The simple thing parents can do to protect kids from obesity and mental-health problems

Catching some Zs.
Catching some Zs.
Image: Reuters / Aly Song
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British kids desperately need more sleep.

An investigation conducted by The Guardian has found that children and teenagers in the UK face a mounting sleeplessness crisis that is impacting their mental and physical well-being. The newspaper analyzed public health data and found that hospital admissions of young people under the age of 16 with a primary diagnosis of sleep disorder have risen sharply in six years, from 6,520 in 2012-2013 to almost 9,500 in 2017.

In the UK, a greater understanding of the interplay between sleeplessness and conditions like obesity and anxiety is shedding light on what has become a fundamental public health concern. Across the world, children are sleeping less. Experts have attributed this rise in sleeplessness to a rise in anxiety and other mental health disorders, an increase in child obesity, which contributes to sleep apnea, and the increased use of technology before bed.

The impact of sleep on kids’ health

Sleep is crucial to a child’s health. The UK’s National Health Service (NHS) recommends that kids from four to nine years old get between 11 and 10 hours of sleep a night, while kids from 10 to 16 years old should get about nine hours.

Sleep plays a critical role in human brain function and several physical functions, including metabolism, appetite regulation, and the functioning of the immune, hormonal, and cardiovascular systems. The consequences of not getting enough sleep, or of poor-quality sleep, can include increased stress and anxiety, reduced quality of life, emotional distress, mood disorders, reduced cognition, memory, and performance, and behavior problems in otherwise healthy people. Sleep is especially crucial in early childhood, between birth and five, when the infant brain is developing (pdf), and for teenagers, who are more susceptible to mental and emotional disorders. A Harvard study has shown that children between the ages of three and seven who don’t get enough sleep are more likely to have problems with attention, emotional control, and peer relationships.

There are many reasons why today’s kids seem to be sleeping less, or worse, than before. Anxiety and depression have increased among young adults: According to the Centers for Disease Control and Prevention, one in five US children between three and 17 has a diagnosable mental, emotional, or behavioral disorder in a given year. Only 20% of these children are ever diagnosed and receive treatment. This is important because anxiety has a big impact on sleep, and sleeplessness can trigger or worsen anxiety levels in turn.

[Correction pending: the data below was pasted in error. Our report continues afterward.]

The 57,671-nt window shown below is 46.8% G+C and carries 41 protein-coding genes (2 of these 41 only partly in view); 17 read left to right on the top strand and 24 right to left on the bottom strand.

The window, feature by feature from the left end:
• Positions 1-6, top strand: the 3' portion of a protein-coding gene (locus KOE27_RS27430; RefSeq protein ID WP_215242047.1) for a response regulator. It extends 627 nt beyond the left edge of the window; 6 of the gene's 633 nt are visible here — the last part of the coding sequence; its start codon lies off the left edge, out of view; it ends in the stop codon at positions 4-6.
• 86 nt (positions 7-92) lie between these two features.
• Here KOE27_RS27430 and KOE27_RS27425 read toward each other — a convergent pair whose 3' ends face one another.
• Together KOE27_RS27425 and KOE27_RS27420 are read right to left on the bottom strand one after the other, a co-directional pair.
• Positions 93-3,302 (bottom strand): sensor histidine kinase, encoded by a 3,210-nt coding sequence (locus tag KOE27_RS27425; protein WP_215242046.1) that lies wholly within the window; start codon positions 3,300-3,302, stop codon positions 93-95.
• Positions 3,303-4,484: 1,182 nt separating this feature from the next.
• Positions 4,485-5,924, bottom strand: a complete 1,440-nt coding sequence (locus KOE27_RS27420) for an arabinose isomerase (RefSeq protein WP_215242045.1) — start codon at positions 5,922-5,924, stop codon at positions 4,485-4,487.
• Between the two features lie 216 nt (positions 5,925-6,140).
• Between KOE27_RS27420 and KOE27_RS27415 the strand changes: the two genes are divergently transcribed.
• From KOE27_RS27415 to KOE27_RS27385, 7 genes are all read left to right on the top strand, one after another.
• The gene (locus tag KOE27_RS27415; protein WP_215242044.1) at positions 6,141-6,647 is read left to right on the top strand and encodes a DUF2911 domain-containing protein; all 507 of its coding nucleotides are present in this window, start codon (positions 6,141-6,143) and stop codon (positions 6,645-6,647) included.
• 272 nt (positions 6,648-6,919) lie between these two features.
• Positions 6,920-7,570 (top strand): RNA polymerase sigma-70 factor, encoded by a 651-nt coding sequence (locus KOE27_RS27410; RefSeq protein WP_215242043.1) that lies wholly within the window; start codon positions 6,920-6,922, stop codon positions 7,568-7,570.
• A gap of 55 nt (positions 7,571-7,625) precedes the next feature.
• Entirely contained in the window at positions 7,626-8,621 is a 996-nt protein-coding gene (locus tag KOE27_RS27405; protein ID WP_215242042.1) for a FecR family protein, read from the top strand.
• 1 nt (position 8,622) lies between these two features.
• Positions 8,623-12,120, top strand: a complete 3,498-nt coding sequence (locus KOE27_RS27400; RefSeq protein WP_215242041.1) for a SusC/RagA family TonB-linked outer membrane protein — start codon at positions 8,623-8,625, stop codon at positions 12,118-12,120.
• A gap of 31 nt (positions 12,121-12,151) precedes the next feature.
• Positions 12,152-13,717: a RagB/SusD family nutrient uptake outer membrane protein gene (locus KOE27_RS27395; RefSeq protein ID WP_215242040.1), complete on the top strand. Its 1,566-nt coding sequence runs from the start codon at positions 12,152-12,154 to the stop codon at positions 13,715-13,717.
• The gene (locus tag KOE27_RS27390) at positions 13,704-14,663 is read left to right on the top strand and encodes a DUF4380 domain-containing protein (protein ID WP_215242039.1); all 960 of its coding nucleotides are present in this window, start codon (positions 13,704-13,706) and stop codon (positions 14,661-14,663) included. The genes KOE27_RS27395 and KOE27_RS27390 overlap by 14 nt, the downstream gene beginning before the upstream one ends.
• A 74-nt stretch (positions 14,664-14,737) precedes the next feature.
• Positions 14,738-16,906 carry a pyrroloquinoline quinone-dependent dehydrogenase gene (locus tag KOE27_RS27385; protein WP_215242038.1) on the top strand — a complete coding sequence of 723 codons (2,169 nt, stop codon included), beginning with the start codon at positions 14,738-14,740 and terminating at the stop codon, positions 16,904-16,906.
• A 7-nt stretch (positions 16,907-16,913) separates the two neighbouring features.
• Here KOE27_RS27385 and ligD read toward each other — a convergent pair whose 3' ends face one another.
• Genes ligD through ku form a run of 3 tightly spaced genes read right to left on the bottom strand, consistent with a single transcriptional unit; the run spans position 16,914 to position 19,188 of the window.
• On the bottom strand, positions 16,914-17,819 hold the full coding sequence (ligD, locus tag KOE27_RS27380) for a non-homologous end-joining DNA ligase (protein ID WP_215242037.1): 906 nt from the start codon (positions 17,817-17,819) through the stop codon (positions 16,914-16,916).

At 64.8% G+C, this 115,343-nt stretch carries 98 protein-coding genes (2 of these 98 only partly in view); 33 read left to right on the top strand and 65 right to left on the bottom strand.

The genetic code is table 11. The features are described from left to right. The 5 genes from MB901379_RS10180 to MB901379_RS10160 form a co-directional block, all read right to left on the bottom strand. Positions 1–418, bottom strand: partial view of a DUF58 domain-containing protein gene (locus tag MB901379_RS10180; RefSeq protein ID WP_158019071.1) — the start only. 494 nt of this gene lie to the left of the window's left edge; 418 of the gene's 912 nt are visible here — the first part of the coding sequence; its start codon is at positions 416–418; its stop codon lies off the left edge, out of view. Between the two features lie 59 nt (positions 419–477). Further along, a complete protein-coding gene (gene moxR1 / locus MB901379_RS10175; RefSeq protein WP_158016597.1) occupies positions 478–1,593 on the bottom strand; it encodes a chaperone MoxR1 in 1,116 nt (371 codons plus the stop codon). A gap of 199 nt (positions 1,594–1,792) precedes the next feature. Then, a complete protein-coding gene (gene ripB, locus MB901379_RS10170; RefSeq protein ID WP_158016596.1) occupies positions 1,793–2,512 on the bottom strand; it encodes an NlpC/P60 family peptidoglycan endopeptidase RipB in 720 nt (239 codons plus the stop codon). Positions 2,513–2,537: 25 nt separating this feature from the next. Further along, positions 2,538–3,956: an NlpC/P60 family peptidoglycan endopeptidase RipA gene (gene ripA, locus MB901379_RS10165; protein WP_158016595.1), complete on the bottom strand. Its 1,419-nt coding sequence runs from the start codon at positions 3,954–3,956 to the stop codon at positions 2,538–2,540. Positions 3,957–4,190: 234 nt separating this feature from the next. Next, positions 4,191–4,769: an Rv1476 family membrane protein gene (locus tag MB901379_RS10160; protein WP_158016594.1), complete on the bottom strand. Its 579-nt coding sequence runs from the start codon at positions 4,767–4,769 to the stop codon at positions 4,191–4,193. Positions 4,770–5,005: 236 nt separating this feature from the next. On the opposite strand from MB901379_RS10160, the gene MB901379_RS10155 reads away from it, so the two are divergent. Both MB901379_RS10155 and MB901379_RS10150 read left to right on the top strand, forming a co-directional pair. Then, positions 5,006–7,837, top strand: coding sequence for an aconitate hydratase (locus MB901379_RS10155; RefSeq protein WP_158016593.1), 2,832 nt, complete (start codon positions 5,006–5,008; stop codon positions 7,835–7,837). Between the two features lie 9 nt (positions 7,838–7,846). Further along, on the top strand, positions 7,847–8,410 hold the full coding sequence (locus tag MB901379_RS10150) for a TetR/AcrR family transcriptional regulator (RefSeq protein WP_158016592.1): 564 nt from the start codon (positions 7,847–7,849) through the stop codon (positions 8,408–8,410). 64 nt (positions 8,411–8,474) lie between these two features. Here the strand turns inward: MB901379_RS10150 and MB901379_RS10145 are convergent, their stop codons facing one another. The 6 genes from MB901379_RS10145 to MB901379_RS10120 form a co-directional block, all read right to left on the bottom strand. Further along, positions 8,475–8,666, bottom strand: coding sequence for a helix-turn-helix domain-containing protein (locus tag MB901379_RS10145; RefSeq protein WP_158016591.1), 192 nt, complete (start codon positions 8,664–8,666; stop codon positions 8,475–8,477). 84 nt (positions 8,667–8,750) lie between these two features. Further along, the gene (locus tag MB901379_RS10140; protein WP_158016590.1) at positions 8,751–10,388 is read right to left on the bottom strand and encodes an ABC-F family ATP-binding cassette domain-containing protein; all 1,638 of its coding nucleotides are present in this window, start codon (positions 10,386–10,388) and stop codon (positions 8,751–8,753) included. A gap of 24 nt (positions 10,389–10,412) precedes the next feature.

The sleeplessness crisis has also been linked to a rise in childhood obesity, which is associated with sleep apnea and other sleep disorders. It’s likely not a coincidence, then, that the UK, which has the most chronically sleep-deprived students in Europe (pdf), also suffers from the worst obesity rates in western Europe.

What parents can do to help their kids sleep

Helping kids get enough sleep is one of the best things parents can do for their children. Imposing a limit on screen time at night can encourage children’s bodies to produce melatonin, the hormone that controls the sleep/wake cycle, or circadian rhythm. Parents can also encourage daily exercise, which encourages sleep while being good for a child’s mental and physical health.

Addressing the issue of child sleeplessness will benefit millions of kids and parents, but also their countries’ public health systems. In the UK, for example, where the NHS is stretched and adolescent mental health services face a funding crisis, “Britain’s sleep problem is costing unnecessary millions in prescriptions, GP appointments and specialist care,” Jenny Kleeman writes for the Guardian.

As Michael Farquhar, a consultant in sleep medicine at the Evelina Children’s hospital, explains: “If you miss [sleep] for weeks or months, you won’t fall to bits. But the longer you leave it the more problems it causes.”

Correction: An earlier version of this article incorrectly referred to depression and anxiety as “socio-emotional disorders.”

Read more from our series on Rewiring Childhood. This reporting is part of a series supported by a grant from the Bernard van Leer Foundation. The author’s views are not necessarily those of the Bernard van Leer Foundation.